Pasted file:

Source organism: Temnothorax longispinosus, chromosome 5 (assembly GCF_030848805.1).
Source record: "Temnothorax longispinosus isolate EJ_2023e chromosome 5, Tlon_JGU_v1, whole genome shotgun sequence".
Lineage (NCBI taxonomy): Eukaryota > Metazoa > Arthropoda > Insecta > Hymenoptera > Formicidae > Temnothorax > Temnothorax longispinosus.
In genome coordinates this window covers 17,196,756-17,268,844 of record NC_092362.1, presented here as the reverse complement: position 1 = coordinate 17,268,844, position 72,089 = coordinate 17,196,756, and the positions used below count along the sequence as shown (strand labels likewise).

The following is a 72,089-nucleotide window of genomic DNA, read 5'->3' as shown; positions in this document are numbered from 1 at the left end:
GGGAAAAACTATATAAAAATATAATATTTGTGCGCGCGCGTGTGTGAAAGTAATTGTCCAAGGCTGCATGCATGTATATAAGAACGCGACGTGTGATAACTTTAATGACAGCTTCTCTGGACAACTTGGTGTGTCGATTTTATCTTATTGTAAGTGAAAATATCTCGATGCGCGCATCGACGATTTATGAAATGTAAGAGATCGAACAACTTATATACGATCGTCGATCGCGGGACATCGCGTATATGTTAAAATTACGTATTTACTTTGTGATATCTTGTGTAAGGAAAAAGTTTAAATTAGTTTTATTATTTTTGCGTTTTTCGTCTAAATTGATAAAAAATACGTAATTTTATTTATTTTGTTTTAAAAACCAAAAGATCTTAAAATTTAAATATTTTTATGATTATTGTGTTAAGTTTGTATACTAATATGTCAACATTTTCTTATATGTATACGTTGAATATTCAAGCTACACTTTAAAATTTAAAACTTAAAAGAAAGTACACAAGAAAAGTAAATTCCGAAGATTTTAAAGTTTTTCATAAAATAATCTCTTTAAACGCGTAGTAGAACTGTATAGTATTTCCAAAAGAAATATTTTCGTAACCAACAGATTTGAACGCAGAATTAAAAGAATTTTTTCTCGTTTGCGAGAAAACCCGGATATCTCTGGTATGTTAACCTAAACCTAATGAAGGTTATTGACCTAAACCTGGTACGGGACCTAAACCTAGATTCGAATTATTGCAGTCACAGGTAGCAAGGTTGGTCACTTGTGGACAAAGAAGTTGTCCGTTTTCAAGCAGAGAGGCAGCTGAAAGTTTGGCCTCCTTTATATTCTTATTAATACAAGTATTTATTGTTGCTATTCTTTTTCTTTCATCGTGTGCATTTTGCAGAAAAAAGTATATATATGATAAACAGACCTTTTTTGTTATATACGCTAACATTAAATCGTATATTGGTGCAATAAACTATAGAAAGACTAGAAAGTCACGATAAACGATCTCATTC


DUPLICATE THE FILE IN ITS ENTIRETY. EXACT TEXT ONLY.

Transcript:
Source organism: Temnothorax longispinosus, chromosome 5 (assembly GCF_030848805.1).
Source record: "Temnothorax longispinosus isolate EJ_2023e chromosome 5, Tlon_JGU_v1, whole genome shotgun sequence".
Lineage (NCBI taxonomy): Eukaryota > Metazoa > Arthropoda > Insecta > Hymenoptera > Formicidae > Temnothorax > Temnothorax longispinosus.
In genome coordinates this window covers 17,196,756-17,268,844 of record NC_092362.1, presented here as the reverse complement: position 1 = coordinate 17,268,844, position 72,089 = coordinate 17,196,756, and the positions used below count along the sequence as shown (strand labels likewise).

The following is a 72,089-nucleotide window of genomic DNA, read 5'->3' as shown; positions in this document are numbered from 1 at the left end:
GGGAAAAACTATATAAAAATATAATATTTGTGCGCGCGCGTGTGTGAAAGTAATTGTCCAAGGCTGCATGCATGTATATAAGAACGCGACGTGTGATAACTTTAATGACAGCTTCTCTGGACAACTTGGTGTGTCGATTTTATCTTATTGTAAGTGAAAATATCTCGATGCGCGCATCGACGATTTATGAAATGTAAGAGATCGAACAACTTATATACGATCGTCGATCGCGGGACATCGCGTATATGTTAAAATTACGTATTTACTTTGTGATATCTTGTGTAAGGAAAAAGTTTAAATTAGTTTTATTATTTTTGCGTTTTTCGTCTAAATTGATAAAAAATACGTAATTTTATTTATTTTGTTTTAAAAACCAAAAGATCTTAAAATTTAAATATTTTTATGATTATTGTGTTAAGTTTGTATACTAATATGTCAACATTTTCTTATATGTATACGTTGAATATTCAAGCTACACTTTAAAATTTAAAACTTAAAAGAAAGTACACAAGAAAAGTAAATTCCGAAGATTTTAAAGTTTTTCATAAAATAATCTCTTTAAACGCGTAGTAGAACTGTATAGTATTTCCAAAAGAAATATTTTCGTAACCAACAGATTTGAACGCAGAATTAAAAGAATTTTTTCTCGTTTGCGAGAAAACCCGGATATCTCTGGTATGTTAACCTAAACCTAATGAAGGTTATTGACCTAAACCTGGTACGGGACCTAAACCTAGATTCGAATTATTGCAGTCACAGGTAGCAAGGTTGGTCACTTGTGGACAAAGAAGTTGTCCGTTTTCAAGCAGAGAGGCAGCTGAAAGTTTGGCCTCCTTTATATTCTTATTAATACAAGTATTTATTGTTGCTATTCTTTTTCTTTCATCGTGTGCATTTTGCAGAAAAAAGTATATATATGATAAACAGACCTTTTTTGTTATATACGCTAACATTAAATCGTATATTGGTGCAATAAACTATAGAAAGACTAGAAAGTCACGATAAACGATCTCATTC